- The incorporation of a clause in the contract of employment that allows an employee to be placed on garden leave, which can protect know-how and confidential information by preventing the employee from accessing confidential information and from working from anyone else during the period of garden leave. The sensitivity of the information may become less current during the period of garden leave, lessening the potential impact of the employee’s departure.
Confidentiality for intellectual property when selling a private company
Particular care will be required to maintain confidentiality during a potential sale of the company to a third party. Whether the sale is taking place by way of asset purchase or share sale, any potential purchaser will need to have a full understanding of the intellectual property owned by the company and will conduct detailed due diligence, which could well involve disclosure of confidential material surrounding new developments to the purchaser and its advisors.
- Due diligence
The due diligence process starts early in the acquisition process as the information obtained will be used to assist the buyer with its decision as to whether to proceed further, the value of the company and for the drafting of the sale and purchase agreement and other ancillary documents. During the due diligence information gathering, the buyer, normally through its external advisers, will conduct a careful review of your company’s intellectual property, particularly where the IP is part of the strategic reason for making the acquisition. This will include checks of public registers for registered intellectual property rights,but will also involve an examination of potentially registrable intellectual property, trade secrets and other confidential matter that is not registrable but adds significant value to the company.In order to protect confidential information during the due diligence process and subsequent negotiations it is normal practice to enter into a confidentiality agreement with a potential purchaser at the outset of discussions, either as part of a heads of terms document or in a separate NDA. These terms can protect not only any confidential information that changes hands during the acquisition process, but also the fact that negotiations are taking place.However, confidentiality agreements do have limitations, particularly during acquisitions where a potential buyer is a competitor and may later pull out but retain some of the information obtained during due diligence, or where the company is being sold by auction, and a number of potential buyers are conducting their own due diligence enquiries when only one will go on to complete the purchase.Consequently, it is sensible to also carefully manage the way in which disclosure is given in order to protect confidentiality in the most sensitive information. Practical steps could include grading the information to identify the most sensitive material and planning the timing of the release of that information, so that it is only provided at a stage in negotiations when both parties are satisfied that the acquisition is very likely to proceed or, in an auction process, when a single purchaser has been identified. It is common to provide documents by setting up a data room that the purchaser can visit to inspect documents. Where hard copies of documents are provided, confidential material can be clearly marked as such and limitations placed on the making and retaining of copies. Virtual data rooms are increasingly common and technical measures can be used to limit the risk of documents being saved, electronically copied or printed.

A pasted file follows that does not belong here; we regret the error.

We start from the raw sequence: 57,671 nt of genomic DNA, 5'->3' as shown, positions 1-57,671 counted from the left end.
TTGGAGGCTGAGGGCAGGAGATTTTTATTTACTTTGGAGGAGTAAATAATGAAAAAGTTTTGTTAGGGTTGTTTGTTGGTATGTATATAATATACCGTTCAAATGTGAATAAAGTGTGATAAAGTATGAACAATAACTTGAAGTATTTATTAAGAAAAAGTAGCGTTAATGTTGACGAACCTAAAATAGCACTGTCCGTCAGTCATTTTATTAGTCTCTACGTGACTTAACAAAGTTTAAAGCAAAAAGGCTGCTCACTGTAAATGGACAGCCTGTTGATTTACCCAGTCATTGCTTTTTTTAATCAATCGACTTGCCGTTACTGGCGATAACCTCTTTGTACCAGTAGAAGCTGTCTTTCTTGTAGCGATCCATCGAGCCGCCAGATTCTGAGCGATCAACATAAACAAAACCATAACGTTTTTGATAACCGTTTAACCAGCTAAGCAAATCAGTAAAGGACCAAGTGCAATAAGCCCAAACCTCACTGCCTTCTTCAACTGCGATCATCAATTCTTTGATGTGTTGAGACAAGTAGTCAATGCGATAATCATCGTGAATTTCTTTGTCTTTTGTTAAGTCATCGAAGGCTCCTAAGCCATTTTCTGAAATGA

- Third party confidentiality